Digestion in porifera, or sponges, occurs in individual cells, which envelop and break down food particles. Sponges lack tissues, organs and organ systems, so they don't have the same digestive systems as more complex animals. The food particles absorbed are tiny and include single-celled plankton, bacteria, fragments of larger organisms and particles of waste matter.
The main type of cell that captures food in a sponge is called a collar cell. These cells use flagella to pull water through pores in the surface of the sponge, filtering out any food particles carried on the resulting current. The collar cells are embedded in a collagen skeleton the cells excrete, which is reinforced by small, hard structures made of calcium or silica compounds.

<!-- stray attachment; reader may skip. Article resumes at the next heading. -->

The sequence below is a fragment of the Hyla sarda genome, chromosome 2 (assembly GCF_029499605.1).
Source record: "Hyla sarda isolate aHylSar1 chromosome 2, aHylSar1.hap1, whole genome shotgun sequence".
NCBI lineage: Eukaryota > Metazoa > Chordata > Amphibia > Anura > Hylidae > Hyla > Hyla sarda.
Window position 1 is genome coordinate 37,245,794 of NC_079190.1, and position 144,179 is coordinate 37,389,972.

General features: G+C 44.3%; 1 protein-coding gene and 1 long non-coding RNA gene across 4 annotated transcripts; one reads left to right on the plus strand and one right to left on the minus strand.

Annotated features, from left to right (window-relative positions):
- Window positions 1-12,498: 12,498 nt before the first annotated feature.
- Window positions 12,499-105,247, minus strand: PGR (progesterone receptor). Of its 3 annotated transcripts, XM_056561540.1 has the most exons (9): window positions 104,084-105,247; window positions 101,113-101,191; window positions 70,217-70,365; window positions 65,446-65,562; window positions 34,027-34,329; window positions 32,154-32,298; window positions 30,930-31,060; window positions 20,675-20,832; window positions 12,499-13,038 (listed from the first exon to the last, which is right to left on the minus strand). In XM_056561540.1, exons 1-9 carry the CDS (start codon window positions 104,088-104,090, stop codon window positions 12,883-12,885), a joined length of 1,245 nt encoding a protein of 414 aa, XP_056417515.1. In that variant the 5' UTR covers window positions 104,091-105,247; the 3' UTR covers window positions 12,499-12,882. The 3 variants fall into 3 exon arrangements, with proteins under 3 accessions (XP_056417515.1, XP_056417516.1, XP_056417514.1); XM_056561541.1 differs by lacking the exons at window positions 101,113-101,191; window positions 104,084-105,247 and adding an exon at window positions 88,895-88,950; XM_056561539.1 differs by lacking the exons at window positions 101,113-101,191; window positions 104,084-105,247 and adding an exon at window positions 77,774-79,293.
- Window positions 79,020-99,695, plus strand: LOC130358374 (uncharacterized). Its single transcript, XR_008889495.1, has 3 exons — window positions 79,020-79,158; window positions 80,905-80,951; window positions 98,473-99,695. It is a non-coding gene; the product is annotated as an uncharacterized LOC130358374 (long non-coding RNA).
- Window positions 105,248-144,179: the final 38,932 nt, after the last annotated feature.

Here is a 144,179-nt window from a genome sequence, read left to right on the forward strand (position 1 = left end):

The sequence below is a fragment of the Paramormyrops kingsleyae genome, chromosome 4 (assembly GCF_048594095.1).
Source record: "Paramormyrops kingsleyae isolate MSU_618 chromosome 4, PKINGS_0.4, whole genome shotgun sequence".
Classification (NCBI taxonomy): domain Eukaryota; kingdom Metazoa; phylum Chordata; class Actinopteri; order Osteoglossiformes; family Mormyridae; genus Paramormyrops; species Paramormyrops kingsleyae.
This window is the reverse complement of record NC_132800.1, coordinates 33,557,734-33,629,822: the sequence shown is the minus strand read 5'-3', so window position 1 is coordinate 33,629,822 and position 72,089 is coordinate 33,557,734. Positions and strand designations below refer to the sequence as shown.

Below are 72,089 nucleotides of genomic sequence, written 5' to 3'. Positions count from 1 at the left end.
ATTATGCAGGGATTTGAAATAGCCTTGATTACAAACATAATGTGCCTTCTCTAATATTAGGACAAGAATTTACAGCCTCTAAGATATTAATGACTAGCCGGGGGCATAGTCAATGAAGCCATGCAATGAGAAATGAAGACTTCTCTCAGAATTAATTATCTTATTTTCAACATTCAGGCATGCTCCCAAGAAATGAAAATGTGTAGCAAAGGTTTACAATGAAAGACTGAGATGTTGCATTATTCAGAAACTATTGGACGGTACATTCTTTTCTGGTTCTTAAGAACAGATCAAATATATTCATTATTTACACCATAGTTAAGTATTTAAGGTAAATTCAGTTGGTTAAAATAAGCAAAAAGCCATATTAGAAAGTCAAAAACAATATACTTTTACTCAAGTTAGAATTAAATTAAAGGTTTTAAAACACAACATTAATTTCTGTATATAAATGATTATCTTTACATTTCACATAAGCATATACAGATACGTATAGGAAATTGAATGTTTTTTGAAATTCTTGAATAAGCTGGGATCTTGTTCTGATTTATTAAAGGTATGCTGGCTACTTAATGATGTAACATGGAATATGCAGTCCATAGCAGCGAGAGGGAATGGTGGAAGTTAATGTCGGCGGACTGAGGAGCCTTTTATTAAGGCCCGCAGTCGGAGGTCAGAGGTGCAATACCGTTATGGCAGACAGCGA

Different groups of sponges vary in the complexity of their structures. The simplest types are tubes open at one end. The collar cells line the interior cavity, and the water is pulled in and forced out of the opening of the tube. A more complex design is similarly shaped, but the body walls are thicker, and the pores are lengthened into channels lined with collar cells. The most complex sponges have more variable shapes, and their canals lead to chambers lined with flagellated cells.